DETROIT >> Mike Babcock has never minced words when it comes to his need to win.
Now Babcock’s biggest desire will turn into what could be a very long process after he was officially named the next head coach of the Toronto Maple Leafs, Thursday afternoon.
“I never came here to make the playoffs,” Babcock said during his press conference. “I came here to be involved in a Cup process. That goes from scouting, to drafting, to development, to analytics, from putting an off-ice team together, putting an on-ice team together.
“I love to win,” Babcock continued. “I have a burning desire to win, but I also want to win in the end. I don’t want to just get in the playoffs. We want to build a team that the fans of the Toronto Maple Leafs can be proud of.”
The Leafs, who have won 13 Stanley Cups, that last of which came in 1967, last made the playoffs in 2013, losing in the first round to the Boston Bruins in a heartbreaking Game 7.
The last trip to the postseason prior to that was 2004.
“When you win every day it becomes pretty safe for the players,” Babcock said. “Right now it’s a hard spot. It’s tough. We’re going to change that, but it’s going to take time. As a coach you’re in the day-to-day winning business. I’ve been in it a long time. On game day I’ll be short sighted for sure, but I’ve got a big picture in mind. But if you think there’s no pain coming … there’s pain coming.”
The Leafs, who have the fifth and 24th overall picks in this year’s draft, finished 27th in the overall league standings last season.
“Fear I think is a great thing,” Babcock said. “It’s about being alive. At 52 I’m not ready to die. I want to get on with it here. I made a long term commitment to the Leafs and our plan is to grow the team.”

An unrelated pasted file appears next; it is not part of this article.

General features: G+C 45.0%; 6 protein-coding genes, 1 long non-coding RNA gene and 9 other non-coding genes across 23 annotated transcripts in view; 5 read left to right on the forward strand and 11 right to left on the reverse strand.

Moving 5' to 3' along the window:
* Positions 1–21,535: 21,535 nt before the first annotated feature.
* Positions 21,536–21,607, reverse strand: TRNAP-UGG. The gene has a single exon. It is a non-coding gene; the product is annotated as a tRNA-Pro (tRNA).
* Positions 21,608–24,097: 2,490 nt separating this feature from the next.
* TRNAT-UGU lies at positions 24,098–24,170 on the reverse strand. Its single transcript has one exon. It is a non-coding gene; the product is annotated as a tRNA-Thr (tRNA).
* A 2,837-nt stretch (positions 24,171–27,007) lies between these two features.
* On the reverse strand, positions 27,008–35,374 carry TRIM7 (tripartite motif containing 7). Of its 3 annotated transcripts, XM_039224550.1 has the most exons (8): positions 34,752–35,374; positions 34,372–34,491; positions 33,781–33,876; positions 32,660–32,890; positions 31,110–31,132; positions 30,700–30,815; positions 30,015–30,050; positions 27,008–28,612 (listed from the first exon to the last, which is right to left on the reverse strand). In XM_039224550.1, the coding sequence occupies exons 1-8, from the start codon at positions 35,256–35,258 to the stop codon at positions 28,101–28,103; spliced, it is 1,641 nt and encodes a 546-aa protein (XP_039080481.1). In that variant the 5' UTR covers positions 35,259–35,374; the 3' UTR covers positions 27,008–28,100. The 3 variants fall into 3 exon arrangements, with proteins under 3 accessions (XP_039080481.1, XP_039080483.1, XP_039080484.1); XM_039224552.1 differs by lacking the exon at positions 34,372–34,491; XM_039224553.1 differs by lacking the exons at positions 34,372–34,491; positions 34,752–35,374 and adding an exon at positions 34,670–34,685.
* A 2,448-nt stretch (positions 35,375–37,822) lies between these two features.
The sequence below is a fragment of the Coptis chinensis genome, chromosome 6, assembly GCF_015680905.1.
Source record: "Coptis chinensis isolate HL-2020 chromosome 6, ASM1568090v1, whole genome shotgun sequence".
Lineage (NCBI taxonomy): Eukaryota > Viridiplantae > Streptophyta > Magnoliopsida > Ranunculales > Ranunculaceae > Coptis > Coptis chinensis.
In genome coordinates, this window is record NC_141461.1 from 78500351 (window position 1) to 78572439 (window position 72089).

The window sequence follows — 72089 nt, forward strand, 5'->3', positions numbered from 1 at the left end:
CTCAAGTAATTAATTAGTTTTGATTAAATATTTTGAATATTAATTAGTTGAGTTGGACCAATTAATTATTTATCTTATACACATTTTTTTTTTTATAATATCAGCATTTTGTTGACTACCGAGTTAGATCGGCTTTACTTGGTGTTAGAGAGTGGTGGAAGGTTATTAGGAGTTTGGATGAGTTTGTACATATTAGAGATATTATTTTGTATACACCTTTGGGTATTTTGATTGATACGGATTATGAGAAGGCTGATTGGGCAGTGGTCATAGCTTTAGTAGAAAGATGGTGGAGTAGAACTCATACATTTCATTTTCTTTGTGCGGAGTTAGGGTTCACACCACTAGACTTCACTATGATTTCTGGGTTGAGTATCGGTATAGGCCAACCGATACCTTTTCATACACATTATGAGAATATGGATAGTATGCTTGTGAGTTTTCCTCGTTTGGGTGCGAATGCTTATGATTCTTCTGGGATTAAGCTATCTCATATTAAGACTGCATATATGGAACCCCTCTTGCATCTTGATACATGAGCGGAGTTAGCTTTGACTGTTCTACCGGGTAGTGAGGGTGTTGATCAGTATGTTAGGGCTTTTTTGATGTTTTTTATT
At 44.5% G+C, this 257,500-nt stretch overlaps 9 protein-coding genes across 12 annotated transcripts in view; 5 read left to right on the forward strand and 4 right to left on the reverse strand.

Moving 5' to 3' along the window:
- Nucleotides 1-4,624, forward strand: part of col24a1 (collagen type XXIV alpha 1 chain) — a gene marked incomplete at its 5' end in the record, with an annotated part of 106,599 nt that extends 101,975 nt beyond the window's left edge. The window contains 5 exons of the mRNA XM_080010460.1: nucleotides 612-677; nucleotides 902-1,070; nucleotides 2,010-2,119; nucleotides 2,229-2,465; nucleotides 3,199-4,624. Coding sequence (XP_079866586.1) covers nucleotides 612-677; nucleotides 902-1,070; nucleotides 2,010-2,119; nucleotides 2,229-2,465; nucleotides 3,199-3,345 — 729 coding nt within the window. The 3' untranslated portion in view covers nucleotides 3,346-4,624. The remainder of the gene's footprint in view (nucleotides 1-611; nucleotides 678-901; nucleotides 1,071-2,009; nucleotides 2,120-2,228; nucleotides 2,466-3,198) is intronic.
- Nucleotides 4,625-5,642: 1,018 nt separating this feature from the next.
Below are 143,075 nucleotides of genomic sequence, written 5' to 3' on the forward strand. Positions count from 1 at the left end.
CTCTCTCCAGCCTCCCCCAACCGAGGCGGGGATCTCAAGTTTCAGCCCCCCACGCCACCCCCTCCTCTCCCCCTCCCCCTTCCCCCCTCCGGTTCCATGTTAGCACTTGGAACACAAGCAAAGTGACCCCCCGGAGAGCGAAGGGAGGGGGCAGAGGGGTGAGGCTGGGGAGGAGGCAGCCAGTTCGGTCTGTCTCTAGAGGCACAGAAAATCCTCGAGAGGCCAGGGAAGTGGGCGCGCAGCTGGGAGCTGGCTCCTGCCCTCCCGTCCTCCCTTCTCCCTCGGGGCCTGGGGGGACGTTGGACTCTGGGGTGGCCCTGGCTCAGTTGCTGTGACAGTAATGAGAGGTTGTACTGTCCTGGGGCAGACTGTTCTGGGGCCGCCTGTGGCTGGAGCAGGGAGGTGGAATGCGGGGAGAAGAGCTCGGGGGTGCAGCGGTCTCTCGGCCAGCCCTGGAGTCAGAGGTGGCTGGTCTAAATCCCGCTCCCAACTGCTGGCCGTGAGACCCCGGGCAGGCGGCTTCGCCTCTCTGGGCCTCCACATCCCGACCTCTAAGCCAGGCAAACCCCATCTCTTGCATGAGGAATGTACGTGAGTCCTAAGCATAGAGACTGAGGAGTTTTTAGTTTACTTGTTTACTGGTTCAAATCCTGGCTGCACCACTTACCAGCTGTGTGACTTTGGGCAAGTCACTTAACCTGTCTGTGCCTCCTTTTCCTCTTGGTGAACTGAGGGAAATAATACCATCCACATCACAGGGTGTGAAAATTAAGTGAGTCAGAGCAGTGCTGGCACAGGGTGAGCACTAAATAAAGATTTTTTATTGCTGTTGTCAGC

Babcock also became the highest paid coach – $50 million over eight years – in the NHL in the process.
“The contract is simply a commitment from the Maple Leafs to success,” Babcock said. “They made a long-term commitment to me, so I understand totally they’re committed to the process.”
All signs on Tuesday pointed to Babcock heading to Buffalo. That changed when Toronto and the Wings rejoined the process.
“I talked to lots of teams,” Babcock said when asked if he used Buffalo to leverage his bargaining position with other teams. “When you’re talking to teams negotiating is in that process. The hardest thing for the media to do was to figure out where I was going because I had no idea where I was going. It was a hard decision. We changed our mind … not a change of mind we went back and forth so many times (about) the right thing was to do.”
Detroit’s final offer to Babcock, who made $2 million last season, was $4 million for each of the next five seasons. The offer the Wing made prior to that was a four-year deal worth $3.25 million a season.
“That lying word is an interesting word for me,” Babcock said when accused by a reporter of lying to the Sabres. “I’ve been in the public eye for a long, long time. I don’t think that goes anywhere near who I am or what I’m about. I’ve been real straightforward and honest in the process with all the teams I talked to and with my ownership. I just worked for 10 years in Detroit, as a head coach you don’t work in places for a long time unless you have good relationships and you treat people right. So that would be the end of that for me.”
The Wings will get a third-round pick during the next three seasons as compensation for Babcock, whose contract was set to expire on June 30, signing with Toronto.
“I embrace this opportunity of coaching the Maple Leafs,” Babcock said. “I came here with my eyes open and I understand totally what’s going on. I went through a process of I don’t know how many days to figure this out. In the end I made the right decision and I’m excited about it.”
Babcock’s the only coach to have guided a team to the playoffs every season of the salary-cap era.
However, the Wings have been eliminated in the first round of the playoffs in three of the last four seasons and haven’t made it out of the second round of the playoffs since losing to the Pittsburgh Penguins in the Stanley Cup Final in the 2008-09 season, the year after Babcock won his only Cup in Detroit.